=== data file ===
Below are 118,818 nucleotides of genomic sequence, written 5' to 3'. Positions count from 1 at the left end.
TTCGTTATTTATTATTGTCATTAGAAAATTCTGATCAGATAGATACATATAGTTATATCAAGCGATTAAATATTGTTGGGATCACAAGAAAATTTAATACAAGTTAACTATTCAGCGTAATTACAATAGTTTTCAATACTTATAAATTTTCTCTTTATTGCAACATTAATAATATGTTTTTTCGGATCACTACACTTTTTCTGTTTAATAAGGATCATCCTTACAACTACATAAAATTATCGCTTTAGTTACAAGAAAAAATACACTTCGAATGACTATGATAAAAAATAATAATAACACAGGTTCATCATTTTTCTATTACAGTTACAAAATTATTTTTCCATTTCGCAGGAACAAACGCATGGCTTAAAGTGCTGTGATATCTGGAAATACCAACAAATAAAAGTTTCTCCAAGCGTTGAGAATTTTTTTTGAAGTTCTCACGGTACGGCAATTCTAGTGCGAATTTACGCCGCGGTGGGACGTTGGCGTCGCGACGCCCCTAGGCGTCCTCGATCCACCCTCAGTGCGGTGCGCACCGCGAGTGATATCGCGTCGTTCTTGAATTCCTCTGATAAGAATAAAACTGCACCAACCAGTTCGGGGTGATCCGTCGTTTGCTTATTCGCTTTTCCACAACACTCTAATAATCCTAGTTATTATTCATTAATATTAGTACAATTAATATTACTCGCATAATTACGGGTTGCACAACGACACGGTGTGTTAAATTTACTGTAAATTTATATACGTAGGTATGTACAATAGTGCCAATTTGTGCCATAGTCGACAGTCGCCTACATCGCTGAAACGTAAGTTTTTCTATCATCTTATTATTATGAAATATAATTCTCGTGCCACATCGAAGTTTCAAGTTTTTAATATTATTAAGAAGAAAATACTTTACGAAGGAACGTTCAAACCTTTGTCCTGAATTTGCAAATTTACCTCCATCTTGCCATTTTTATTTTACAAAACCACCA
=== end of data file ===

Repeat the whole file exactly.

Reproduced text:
Below are 118,818 nucleotides of genomic sequence, written 5' to 3'. Positions count from 1 at the left end.
TTCGTTATTTATTATTGTCATTAGAAAATTCTGATCAGATAGATACATATAGTTATATCAAGCGATTAAATATTGTTGGGATCACAAGAAAATTTAATACAAGTTAACTATTCAGCGTAATTACAATAGTTTTCAATACTTATAAATTTTCTCTTTATTGCAACATTAATAATATGTTTTTTCGGATCACTACACTTTTTCTGTTTAATAAGGATCATCCTTACAACTACATAAAATTATCGCTTTAGTTACAAGAAAAAATACACTTCGAATGACTATGATAAAAAATAATAATAACACAGGTTCATCATTTTTCTATTACAGTTACAAAATTATTTTTCCATTTCGCAGGAACAAACGCATGGCTTAAAGTGCTGTGATATCTGGAAATACCAACAAATAAAAGTTTCTCCAAGCGTTGAGAATTTTTTTTGAAGTTCTCACGGTACGGCAATTCTAGTGCGAATTTACGCCGCGGTGGGACGTTGGCGTCGCGACGCCCCTAGGCGTCCTCGATCCACCCTCAGTGCGGTGCGCACCGCGAGTGATATCGCGTCGTTCTTGAATTCCTCTGATAAGAATAAAACTGCACCAACCAGTTCGGGGTGATCCGTCGTTTGCTTATTCGCTTTTCCACAACACTCTAATAATCCTAGTTATTATTCATTAATATTAGTACAATTAATATTACTCGCATAATTACGGGTTGCACAACGACACGGTGTGTTAAATTTACTGTAAATTTATATACGTAGGTATGTACAATAGTGCCAATTTGTGCCATAGTCGACAGTCGCCTACATCGCTGAAACGTAAGTTTTTCTATCATCTTATTATTATGAAATATAATTCTCGTGCCACATCGAAGTTTCAAGTTTTTAATATTATTAAGAAGAAAATACTTTACGAAGGAACGTTCAAACCTTTGTCCTGAATTTGCAAATTTACCTCCATCTTGCCATTTTTATTTTACAAAACCACCA